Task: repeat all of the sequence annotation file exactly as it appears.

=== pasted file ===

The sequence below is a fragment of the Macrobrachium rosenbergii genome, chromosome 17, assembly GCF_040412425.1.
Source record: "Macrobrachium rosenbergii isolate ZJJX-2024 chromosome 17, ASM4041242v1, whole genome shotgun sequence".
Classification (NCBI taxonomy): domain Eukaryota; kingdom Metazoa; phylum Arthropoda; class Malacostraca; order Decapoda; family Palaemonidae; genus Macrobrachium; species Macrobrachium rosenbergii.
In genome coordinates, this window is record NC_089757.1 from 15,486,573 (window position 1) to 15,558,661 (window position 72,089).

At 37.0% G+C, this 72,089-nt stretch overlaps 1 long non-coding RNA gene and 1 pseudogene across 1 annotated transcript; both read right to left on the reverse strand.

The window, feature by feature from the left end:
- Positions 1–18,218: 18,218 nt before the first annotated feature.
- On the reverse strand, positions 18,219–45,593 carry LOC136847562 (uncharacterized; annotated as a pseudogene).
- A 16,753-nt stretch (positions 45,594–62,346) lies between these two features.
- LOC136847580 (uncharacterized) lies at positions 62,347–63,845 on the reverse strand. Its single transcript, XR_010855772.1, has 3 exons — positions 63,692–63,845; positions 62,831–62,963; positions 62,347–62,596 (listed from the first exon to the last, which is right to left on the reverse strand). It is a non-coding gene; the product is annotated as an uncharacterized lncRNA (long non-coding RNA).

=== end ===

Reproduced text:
The sequence below is a fragment of the Macrobrachium rosenbergii genome, chromosome 17, assembly GCF_040412425.1.
Source record: "Macrobrachium rosenbergii isolate ZJJX-2024 chromosome 17, ASM4041242v1, whole genome shotgun sequence".
Classification (NCBI taxonomy): domain Eukaryota; kingdom Metazoa; phylum Arthropoda; class Malacostraca; order Decapoda; family Palaemonidae; genus Macrobrachium; species Macrobrachium rosenbergii.
In genome coordinates, this window is record NC_089757.1 from 15,486,573 (window position 1) to 15,558,661 (window position 72,089).

At 37.0% G+C, this 72,089-nt stretch overlaps 1 long non-coding RNA gene and 1 pseudogene across 1 annotated transcript; both read right to left on the reverse strand.

The window, feature by feature from the left end:
- Positions 1–18,218: 18,218 nt before the first annotated feature.
- On the reverse strand, positions 18,219–45,593 carry LOC136847562 (uncharacterized; annotated as a pseudogene).
- A 16,753-nt stretch (positions 45,594–62,346) lies between these two features.
- LOC136847580 (uncharacterized) lies at positions 62,347–63,845 on the reverse strand. Its single transcript, XR_010855772.1, has 3 exons — positions 63,692–63,845; positions 62,831–62,963; positions 62,347–62,596 (listed from the first exon to the last, which is right to left on the reverse strand). It is a non-coding gene; the product is annotated as an uncharacterized lncRNA (long non-coding RNA).